So < Array_Name, Attribute ID, Chunk ID, Version# > perhaps refers to the whole chunk map or only < Array_Name, Attribute ID, Chunk ID, Version>? This is because according to my test, 14.3 seems to only contain a part of chunk map, so it takes much time to retrieve the chunk map of a large array.
For small chunks, they are preferable for time series extraction. The dataset is a three dimensional precipitation data (float). The size of a grid is 4000 x 4000, and for one day, it has 96 time steps, i.e. time resolution is 15 min. For hydrologic purposes, time series extraction for a single location is frequently queried. And for a 96 x 4000 x 4000 array, this means the result is 96 x 1 x 1. My testing result shows that with 100 x 100 x 1 as the chunk size, time series extraction is faster than 800 x 800 x 1 as the chunk size for a 24 x 4000 x 4000 array.
Time series extraction is indeed a problem for NetCDF classic format which utilizes contiguous storage structure. And it is the aim of my research to investigate whether a multidimensional array can have a better performance on such a query. Until now, small chunks perform good and this is also the reason why I guess the addresses of chunks of an array are loaded into the memory, so SciDB can retrieve related chunks in a fast way.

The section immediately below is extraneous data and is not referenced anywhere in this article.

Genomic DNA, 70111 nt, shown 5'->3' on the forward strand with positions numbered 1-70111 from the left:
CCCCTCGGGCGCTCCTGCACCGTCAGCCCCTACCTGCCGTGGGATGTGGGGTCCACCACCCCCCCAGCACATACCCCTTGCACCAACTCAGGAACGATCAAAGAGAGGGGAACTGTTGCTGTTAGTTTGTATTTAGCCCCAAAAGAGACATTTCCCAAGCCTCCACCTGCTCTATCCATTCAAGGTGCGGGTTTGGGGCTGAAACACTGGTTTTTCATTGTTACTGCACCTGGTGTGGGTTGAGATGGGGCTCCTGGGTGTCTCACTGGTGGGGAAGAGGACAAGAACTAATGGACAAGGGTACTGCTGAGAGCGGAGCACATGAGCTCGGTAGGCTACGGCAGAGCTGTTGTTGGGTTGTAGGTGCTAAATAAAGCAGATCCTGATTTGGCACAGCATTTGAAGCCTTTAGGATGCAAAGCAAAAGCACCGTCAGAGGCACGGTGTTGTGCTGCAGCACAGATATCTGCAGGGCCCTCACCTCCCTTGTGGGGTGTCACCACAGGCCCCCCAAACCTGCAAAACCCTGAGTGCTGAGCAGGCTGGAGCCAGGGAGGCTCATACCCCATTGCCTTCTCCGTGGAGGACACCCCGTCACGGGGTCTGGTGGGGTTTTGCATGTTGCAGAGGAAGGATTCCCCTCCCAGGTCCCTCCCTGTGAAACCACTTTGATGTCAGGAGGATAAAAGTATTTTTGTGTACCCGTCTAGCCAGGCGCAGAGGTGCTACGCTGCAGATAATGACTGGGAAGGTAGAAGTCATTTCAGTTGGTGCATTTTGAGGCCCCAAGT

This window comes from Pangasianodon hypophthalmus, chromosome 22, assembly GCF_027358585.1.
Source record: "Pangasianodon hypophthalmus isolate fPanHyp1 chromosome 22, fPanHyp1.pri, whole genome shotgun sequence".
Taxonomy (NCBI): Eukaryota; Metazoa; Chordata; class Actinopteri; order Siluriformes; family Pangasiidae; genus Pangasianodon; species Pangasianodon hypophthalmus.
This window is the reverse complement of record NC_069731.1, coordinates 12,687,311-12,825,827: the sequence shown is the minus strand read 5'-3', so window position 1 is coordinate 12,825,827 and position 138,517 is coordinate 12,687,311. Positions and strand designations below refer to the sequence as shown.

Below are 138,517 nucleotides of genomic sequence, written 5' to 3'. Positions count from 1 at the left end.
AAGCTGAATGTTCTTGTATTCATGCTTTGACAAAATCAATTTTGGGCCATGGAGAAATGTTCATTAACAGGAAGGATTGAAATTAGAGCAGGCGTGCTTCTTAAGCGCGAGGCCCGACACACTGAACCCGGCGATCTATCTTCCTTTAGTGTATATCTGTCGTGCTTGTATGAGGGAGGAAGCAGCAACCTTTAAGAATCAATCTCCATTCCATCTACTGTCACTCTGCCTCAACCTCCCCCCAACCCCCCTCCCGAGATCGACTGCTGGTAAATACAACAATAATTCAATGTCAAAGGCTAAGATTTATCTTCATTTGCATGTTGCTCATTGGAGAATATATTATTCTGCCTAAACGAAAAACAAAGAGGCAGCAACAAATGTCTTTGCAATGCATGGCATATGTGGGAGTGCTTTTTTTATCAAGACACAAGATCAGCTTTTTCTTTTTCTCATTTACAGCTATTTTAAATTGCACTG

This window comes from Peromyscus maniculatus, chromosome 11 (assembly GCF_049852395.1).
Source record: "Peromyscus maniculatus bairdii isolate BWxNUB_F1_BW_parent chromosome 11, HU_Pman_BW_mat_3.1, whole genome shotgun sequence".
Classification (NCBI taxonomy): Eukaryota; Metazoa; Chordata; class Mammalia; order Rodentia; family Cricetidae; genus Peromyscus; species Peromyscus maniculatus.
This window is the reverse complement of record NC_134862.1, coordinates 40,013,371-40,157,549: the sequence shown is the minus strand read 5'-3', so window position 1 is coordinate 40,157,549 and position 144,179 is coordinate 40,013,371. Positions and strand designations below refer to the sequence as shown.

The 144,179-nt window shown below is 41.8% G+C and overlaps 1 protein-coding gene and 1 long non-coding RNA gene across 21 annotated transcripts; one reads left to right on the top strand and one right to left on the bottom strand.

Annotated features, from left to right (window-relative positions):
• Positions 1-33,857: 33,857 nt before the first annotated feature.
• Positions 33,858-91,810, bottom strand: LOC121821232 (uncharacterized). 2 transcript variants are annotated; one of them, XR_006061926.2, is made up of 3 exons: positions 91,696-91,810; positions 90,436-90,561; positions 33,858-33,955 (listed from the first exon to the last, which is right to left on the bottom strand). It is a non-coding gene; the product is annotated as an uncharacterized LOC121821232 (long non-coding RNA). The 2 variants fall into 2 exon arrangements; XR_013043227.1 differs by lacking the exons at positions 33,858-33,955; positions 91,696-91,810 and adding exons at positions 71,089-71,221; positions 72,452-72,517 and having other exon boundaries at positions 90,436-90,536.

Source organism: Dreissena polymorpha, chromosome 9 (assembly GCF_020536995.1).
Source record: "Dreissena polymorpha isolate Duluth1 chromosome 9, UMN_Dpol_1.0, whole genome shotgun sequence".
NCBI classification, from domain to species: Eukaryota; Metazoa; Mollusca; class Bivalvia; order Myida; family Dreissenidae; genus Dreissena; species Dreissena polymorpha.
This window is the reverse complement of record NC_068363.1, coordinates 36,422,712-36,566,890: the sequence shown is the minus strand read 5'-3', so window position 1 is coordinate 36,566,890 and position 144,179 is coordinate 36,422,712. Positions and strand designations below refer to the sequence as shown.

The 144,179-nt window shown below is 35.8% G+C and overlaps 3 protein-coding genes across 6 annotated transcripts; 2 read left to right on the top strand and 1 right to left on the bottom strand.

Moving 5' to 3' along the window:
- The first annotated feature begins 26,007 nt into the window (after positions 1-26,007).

I did not find specific implementation of space-filling curve (SFC) or index such as R tree from the source code (maybe I missed some part). I guess this is due to SciDB’s general purpose, i.e. not only for spatial data but also business data for example.